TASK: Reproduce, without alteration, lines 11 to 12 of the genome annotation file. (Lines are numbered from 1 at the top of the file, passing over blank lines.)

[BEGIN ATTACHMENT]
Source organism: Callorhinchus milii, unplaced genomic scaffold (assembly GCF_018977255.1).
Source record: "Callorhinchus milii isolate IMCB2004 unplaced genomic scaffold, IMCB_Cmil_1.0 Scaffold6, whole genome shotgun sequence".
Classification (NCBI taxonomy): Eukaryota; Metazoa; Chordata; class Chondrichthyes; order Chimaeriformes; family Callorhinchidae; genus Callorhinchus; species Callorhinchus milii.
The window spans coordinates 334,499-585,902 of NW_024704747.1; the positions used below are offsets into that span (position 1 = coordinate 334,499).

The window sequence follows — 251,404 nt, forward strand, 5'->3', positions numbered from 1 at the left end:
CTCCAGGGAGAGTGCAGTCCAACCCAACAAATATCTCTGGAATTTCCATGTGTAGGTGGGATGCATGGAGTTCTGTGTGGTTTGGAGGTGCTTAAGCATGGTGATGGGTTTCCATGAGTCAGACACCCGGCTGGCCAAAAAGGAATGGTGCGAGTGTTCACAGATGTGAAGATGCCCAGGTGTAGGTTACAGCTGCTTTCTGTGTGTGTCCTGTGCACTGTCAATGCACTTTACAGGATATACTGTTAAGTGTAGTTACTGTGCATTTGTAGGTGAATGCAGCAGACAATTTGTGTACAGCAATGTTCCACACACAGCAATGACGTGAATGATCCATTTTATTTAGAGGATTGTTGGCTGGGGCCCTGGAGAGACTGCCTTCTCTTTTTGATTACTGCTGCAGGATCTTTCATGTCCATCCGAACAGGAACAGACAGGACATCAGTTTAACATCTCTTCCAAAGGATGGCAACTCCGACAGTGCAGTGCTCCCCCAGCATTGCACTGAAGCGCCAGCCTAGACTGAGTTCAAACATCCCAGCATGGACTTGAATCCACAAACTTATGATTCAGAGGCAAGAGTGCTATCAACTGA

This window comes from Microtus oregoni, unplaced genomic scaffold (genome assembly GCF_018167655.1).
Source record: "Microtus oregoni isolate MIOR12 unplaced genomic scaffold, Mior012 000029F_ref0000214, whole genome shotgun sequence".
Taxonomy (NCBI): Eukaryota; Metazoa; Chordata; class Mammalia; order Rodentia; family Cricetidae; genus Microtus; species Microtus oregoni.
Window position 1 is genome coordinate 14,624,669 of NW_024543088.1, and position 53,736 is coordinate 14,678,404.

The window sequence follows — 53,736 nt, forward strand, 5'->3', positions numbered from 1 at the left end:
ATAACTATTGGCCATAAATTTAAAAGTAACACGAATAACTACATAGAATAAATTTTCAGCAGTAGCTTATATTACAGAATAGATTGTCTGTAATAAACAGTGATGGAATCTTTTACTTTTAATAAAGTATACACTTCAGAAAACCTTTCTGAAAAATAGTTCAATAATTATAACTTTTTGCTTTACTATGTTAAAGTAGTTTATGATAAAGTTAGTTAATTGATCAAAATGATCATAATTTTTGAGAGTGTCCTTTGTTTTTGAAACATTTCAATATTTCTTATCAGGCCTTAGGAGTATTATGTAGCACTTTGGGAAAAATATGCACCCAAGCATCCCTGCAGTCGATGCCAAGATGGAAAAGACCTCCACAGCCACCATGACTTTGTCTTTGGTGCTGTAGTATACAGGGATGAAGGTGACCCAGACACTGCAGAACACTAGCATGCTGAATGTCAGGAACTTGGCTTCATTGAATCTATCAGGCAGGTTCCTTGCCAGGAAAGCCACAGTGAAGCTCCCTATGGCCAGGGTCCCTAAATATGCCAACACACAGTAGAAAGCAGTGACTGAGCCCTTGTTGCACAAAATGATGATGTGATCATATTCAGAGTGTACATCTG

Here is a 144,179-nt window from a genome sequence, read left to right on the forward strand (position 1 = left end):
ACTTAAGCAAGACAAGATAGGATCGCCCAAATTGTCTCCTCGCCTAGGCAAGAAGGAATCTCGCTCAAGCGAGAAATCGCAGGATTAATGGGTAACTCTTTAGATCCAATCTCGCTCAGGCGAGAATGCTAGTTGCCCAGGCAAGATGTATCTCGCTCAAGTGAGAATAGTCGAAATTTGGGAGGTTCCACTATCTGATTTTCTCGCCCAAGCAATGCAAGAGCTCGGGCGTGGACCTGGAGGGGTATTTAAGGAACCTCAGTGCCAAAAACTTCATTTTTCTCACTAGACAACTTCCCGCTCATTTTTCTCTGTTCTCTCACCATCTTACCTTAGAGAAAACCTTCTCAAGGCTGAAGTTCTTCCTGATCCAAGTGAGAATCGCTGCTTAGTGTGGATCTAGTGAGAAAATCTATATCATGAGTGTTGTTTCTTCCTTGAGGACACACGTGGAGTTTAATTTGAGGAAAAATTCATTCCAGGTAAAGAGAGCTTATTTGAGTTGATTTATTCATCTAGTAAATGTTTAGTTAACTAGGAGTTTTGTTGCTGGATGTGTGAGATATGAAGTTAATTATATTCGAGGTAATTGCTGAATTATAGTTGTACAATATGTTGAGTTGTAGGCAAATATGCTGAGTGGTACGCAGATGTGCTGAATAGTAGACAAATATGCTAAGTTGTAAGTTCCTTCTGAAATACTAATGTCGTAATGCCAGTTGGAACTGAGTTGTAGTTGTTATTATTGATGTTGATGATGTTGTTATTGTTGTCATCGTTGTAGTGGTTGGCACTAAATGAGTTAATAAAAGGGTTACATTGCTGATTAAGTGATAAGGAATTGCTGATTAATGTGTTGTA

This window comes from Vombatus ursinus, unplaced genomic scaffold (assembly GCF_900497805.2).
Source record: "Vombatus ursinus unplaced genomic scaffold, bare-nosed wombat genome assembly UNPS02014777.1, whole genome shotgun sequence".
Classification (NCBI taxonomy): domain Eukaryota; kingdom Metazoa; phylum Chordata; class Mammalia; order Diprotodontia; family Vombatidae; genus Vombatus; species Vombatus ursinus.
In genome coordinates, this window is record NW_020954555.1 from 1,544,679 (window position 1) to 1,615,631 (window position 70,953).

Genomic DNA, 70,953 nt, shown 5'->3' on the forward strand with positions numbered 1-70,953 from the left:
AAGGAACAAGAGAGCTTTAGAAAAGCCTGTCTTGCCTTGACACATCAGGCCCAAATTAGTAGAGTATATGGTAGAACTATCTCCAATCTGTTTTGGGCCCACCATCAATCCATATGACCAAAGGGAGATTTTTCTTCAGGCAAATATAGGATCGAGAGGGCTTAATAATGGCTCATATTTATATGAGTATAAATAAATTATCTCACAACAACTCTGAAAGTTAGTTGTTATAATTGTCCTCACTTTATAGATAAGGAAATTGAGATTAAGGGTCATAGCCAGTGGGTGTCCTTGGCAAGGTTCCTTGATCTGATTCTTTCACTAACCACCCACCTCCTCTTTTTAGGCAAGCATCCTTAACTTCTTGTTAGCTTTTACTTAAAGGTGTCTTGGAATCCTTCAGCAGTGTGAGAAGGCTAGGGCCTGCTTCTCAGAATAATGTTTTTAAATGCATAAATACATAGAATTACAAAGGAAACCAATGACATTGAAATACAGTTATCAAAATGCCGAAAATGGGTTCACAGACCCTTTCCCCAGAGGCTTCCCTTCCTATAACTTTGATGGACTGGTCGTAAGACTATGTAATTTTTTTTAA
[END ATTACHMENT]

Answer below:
The window sequence follows — 53,736 nt, forward strand, 5'->3', positions numbered from 1 at the left end:
ATAACTATTGGCCATAAATTTAAAAGTAACACGAATAACTACATAGAATAAATTTTCAGCAGTAGCTTATATTACAGAATAGATTGTCTGTAATAAACAGTGATGGAATCTTTTACTTTTAATAAAGTATACACTTCAGAAAACCTTTCTGAAAAATAGTTCAATAATTATAACTTTTTGCTTTACTATGTTAAAGTAGTTTATGATAAAGTTAGTTAATTGATCAAAATGATCATAATTTTTGAGAGTGTCCTTTGTTTTTGAAACATTTCAATATTTCTTATCAGGCCTTAGGAGTATTATGTAGCACTTTGGGAAAAATATGCACCCAAGCATCCCTGCAGTCGATGCCAAGATGGAAAAGACCTCCACAGCCACCATGACTTTGTCTTTGGTGCTGTAGTATACAGGGATGAAGGTGACCCAGACACTGCAGAACACTAGCATGCTGAATGTCAGGAACTTGGCTTCATTGAATCTATCAGGCAGGTTCCTTGCCAGGAAAGCCACAGTGAAGCTCCCTATGGCCAGGGTCCCTAAATATGCCAACACACAGTAGAAAGCAGTGACTGAGCCCTTGTTGCACAAAATGATGATGTGATCATATTCAGAGTGTACATCTG